• Benches along the trails


Equestrian specific features:

  • Pull-through parking for trailers
  • Eye hooks to tie horses during unloading and near picnic areas
  • Gravel parking area and hoof-friendly trails on gravel screenings or dirt
  • Mounting block and benches are available to assist with mount/dismount. One mounting black is near parking lot trail entrance. Benches and additional mounting blocks are located along the trail. We hope to add more mounting blocks in the future.
  • Mounting blocks and benches are located along the trail to assist with mount/dismount (see map for locations)
  • Signs and maps at ‘horse height’ along trail
  • ‘Share the Trail’ sign to guide equestrians and hikers on best practices
  • Please note: A negative Coggins test no more than 12 months old for all horses over 6 months of age is required. Proof of equine testing certification must be carried by the horse owner at all times while the animal is within the park.



Trails are marked with colors and numbers (see map for details). These markers are located on posts at each intersection of trail.

When enjoying the preserve, please keep the following in mind: HEELS YIELD TO HOOVES


Slow down or stop if you see a horse and move off the trail if needed. Call out to the rider before approaching horse from behind and ask what their horse needs.


Call out to get a walker’s or runner’s attention and politely advise what your horse needs for safe passing. Take the manure from your trailer and parking area with you. Be

mindful of manure and keep your horse moving. Avoid riding on wet areas to minimize damage and to keep trails open.


Trail Descriptions

Sandy Pines Trail (1 mile)

This wide, crushed stone screenings trail runs north to south and connects to all trails.

Longleaf Pond Trail (0.7 mile)

Enjoy a short trot to the pond where you can fish for smaller sunfish and see the Longleaf pine restoration area.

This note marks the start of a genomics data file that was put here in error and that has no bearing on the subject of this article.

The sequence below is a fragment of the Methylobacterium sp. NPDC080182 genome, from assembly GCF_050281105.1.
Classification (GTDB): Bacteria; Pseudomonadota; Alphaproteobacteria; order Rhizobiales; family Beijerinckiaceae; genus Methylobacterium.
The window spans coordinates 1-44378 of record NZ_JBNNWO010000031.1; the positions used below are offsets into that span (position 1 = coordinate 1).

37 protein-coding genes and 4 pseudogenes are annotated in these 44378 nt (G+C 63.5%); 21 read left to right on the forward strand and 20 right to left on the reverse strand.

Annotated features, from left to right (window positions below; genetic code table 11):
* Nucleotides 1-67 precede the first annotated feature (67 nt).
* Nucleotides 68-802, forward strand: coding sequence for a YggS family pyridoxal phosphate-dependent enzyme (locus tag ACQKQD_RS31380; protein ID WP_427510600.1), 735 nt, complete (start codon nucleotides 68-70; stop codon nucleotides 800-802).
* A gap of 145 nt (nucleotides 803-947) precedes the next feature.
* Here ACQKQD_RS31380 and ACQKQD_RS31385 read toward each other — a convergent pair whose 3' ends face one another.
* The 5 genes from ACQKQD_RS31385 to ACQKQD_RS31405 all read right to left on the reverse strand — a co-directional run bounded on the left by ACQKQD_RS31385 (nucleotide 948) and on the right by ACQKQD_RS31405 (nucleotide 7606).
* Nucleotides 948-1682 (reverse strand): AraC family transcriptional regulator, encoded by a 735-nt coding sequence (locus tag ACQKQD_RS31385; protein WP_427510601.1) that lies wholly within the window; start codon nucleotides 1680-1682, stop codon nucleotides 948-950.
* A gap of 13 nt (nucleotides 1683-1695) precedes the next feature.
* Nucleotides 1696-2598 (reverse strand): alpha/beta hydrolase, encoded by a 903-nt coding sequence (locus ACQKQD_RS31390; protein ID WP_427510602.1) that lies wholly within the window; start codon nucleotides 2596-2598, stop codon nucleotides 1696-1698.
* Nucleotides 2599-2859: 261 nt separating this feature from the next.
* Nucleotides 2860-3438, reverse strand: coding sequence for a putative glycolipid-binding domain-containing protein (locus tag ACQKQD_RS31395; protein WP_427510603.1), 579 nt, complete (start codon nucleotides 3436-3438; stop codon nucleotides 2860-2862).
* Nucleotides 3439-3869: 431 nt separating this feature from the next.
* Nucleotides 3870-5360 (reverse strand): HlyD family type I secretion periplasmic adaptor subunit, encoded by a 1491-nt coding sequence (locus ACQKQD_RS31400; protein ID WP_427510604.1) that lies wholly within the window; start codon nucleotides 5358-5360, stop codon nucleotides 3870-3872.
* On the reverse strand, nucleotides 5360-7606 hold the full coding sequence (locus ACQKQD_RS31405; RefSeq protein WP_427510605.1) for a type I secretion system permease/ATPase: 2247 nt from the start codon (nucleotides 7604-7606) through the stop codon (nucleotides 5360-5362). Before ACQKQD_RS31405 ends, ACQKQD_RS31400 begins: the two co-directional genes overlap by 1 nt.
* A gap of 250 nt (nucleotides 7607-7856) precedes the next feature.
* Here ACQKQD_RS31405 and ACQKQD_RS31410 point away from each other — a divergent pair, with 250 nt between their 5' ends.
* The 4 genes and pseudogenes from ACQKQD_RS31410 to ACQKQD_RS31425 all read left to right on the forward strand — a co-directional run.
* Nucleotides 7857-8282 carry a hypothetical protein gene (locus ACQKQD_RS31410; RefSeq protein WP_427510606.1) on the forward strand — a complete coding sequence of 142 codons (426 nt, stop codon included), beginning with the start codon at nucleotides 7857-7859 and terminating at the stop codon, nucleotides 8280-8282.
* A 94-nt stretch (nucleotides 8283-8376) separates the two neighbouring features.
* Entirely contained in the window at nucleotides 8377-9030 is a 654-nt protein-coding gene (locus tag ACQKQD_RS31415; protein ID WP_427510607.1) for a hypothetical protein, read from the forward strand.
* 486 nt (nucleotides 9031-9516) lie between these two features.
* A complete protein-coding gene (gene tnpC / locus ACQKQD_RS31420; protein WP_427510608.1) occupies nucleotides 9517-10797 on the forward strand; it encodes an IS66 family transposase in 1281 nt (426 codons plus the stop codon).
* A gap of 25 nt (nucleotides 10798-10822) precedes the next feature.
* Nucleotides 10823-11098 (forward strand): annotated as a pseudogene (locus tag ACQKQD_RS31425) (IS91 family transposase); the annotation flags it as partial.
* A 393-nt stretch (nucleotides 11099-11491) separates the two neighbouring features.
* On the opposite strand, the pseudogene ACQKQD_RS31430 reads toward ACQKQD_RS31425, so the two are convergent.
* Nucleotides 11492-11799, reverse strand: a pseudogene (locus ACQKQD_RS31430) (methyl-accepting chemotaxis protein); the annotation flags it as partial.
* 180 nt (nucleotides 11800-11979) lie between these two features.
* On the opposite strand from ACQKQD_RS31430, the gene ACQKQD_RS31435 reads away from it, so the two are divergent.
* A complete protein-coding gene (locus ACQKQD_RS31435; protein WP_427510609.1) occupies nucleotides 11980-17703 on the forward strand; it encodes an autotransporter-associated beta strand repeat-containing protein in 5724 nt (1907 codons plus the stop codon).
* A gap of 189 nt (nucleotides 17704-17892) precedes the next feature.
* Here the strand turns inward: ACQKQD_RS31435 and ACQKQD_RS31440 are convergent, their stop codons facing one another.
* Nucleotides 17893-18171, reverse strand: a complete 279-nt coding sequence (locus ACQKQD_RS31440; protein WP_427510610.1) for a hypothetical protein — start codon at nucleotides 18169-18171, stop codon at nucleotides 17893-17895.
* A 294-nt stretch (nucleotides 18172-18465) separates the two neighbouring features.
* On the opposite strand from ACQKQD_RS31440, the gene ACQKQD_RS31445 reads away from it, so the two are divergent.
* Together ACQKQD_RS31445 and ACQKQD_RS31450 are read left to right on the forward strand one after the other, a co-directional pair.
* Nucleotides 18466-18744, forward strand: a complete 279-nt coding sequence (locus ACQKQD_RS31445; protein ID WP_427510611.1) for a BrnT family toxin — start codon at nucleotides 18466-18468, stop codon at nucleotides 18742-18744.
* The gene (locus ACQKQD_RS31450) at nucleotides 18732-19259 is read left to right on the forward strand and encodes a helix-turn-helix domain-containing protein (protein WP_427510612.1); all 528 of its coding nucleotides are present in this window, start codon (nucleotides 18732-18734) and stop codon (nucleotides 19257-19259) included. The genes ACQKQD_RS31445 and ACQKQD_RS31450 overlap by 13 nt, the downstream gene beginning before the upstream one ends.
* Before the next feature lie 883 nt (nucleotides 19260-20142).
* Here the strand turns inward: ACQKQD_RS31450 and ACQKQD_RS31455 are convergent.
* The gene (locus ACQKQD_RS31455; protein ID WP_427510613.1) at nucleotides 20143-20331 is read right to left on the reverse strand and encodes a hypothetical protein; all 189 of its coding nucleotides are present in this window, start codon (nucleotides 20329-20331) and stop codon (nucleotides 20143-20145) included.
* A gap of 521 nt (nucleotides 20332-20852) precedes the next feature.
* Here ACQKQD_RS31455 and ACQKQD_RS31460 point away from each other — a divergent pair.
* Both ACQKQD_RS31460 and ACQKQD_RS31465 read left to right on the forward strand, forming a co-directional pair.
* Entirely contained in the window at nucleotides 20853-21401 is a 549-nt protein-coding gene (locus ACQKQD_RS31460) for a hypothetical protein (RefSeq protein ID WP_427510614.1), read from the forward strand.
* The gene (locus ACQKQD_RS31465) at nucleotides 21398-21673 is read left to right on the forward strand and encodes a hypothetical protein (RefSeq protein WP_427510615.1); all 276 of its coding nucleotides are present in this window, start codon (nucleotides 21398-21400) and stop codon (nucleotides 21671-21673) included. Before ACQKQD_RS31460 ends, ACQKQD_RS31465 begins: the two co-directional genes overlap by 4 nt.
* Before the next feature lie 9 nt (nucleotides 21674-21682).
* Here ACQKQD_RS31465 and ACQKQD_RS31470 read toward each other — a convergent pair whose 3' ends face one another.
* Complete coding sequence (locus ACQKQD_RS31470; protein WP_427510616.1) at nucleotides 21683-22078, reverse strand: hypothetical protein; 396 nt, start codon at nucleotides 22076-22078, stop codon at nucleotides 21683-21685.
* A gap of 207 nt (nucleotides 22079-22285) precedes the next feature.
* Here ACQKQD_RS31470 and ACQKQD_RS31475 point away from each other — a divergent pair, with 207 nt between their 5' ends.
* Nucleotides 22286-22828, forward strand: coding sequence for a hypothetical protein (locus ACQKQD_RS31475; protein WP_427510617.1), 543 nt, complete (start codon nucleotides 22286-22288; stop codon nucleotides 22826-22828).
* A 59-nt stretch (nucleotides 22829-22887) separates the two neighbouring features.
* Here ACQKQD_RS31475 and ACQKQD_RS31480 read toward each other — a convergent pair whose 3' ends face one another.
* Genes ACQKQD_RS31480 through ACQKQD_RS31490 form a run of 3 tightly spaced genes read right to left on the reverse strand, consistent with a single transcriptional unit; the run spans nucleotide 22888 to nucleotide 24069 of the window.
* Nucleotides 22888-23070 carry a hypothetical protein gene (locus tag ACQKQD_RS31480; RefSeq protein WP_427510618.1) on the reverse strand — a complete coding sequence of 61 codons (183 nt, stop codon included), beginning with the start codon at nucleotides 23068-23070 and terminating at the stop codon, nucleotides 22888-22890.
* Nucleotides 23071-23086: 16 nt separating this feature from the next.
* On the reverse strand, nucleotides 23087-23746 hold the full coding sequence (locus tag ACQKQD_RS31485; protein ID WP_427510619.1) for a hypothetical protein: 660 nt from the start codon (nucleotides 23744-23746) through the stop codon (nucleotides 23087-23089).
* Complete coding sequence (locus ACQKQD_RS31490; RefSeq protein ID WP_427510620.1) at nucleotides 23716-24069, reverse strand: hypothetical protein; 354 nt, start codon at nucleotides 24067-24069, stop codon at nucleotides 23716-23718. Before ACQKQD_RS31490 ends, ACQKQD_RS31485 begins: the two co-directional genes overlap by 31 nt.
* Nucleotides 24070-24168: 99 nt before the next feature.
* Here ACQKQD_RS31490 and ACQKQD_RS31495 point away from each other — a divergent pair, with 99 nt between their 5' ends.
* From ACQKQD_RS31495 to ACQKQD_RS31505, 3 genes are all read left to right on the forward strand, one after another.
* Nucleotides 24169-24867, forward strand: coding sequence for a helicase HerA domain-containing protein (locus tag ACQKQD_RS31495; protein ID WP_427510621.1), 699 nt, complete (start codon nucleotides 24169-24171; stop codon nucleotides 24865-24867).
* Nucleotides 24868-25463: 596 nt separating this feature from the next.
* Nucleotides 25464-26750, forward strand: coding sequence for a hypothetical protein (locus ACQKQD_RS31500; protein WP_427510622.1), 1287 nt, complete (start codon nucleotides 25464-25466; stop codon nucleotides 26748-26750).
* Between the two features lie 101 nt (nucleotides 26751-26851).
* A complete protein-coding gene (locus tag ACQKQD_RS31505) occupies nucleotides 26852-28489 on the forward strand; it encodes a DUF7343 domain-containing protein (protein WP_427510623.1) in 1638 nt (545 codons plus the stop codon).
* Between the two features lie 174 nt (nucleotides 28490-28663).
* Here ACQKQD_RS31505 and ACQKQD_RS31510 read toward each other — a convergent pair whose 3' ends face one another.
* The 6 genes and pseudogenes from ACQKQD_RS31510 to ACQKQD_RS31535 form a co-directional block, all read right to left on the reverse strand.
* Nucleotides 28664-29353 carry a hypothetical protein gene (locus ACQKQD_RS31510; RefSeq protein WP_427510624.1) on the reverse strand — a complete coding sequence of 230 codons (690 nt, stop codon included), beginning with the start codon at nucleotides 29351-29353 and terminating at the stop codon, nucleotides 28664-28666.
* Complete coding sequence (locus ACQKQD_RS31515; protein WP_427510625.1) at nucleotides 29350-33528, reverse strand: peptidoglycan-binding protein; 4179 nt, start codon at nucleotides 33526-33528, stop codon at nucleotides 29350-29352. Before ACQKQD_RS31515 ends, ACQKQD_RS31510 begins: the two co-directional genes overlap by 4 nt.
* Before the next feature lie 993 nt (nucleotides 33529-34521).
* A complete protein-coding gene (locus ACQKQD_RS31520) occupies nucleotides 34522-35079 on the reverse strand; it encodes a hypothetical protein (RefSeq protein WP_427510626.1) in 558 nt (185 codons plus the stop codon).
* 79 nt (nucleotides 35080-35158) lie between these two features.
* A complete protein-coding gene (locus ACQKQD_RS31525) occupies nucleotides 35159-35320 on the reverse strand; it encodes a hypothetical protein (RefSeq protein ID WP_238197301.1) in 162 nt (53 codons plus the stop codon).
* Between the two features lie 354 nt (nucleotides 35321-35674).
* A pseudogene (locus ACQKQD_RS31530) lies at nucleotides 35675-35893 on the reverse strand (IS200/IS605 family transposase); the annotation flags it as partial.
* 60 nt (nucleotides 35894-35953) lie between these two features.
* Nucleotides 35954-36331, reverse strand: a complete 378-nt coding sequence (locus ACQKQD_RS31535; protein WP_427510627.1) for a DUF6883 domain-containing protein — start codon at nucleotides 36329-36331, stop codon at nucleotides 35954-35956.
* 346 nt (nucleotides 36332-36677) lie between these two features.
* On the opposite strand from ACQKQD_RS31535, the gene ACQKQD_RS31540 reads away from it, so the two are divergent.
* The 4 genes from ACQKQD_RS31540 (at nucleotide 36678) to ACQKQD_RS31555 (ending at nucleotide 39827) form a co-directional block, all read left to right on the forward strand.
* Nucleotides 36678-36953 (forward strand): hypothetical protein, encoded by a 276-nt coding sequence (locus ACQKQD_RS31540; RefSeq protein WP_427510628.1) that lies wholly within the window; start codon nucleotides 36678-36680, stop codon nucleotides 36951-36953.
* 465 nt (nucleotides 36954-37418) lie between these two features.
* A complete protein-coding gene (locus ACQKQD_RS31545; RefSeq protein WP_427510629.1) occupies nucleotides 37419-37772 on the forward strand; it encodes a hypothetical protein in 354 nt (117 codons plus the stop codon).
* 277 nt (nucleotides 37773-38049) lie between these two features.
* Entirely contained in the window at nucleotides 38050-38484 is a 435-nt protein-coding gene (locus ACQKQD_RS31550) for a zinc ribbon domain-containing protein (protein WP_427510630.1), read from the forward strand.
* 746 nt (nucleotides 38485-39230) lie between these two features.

Wandering Fields East (2 miles)

This trail connects many wide-open fields as well as a large lowbush blueberry patch (not tasty like cultivars, but great for wildlife).

Wandering Pines West (1.25 miles)

Add this onto Wandering Fields for an even longer trail. It connects Loblolly pine forests and the restored Longleaf pine forests.

Easy Gait Trail (0.9 mile)

Take in a one-mile dose of nature.

Horseshoe Trail (1.6 mile)

Appreciate the towering hardwood trees along the southern portion of this longer trail.


The geocaches located at the preserve are hidden containers of varying sizes that have been approved by preserve staff and placed for your exploration and enjoyment. Use GPS devices to find these hidden containers and then record your find on the paper log provided in the geocache. This activity is self-guided by getting coordinates from and bringing your own GPS unit or phone.

Placing a Geocache
Geocaching on Wake County Park property is handled on a park-by-park basis. Geocaching is an accepted recreational activity at Turnipseed Nature Preserve, with approval prior to placement. To obtain the approval you must complete and submit a Geocache Form to [email protected]

Metal Detecting and Magnet Fishing

Wake County Parks, Recreation & Open Space has a "No Collection" policy that does not allow visitors to take things (natural or manmade) from the parks. Our parks contain both historically significant structures and documented cemeteries that should not be disturbed.

Metal detectors and magnet fishing may be used to look for an item you have specifically lost, but not to "treasure hunt" in general. The Park Manager must be notified and grant permission in advance of using a metal detector or magnet fishing to search for a personal lost item.

Drones/RC Vehicles/Model

Due to the increasing use of Unmanned Aircraft, Remote Control Vehicles and Model Rockets, Wake County Parks, Recreation and Open Space (PROS) has developed a policy to protect park resources and ensure an enjoyable experience for all park visitors. Please review the policy for additional details.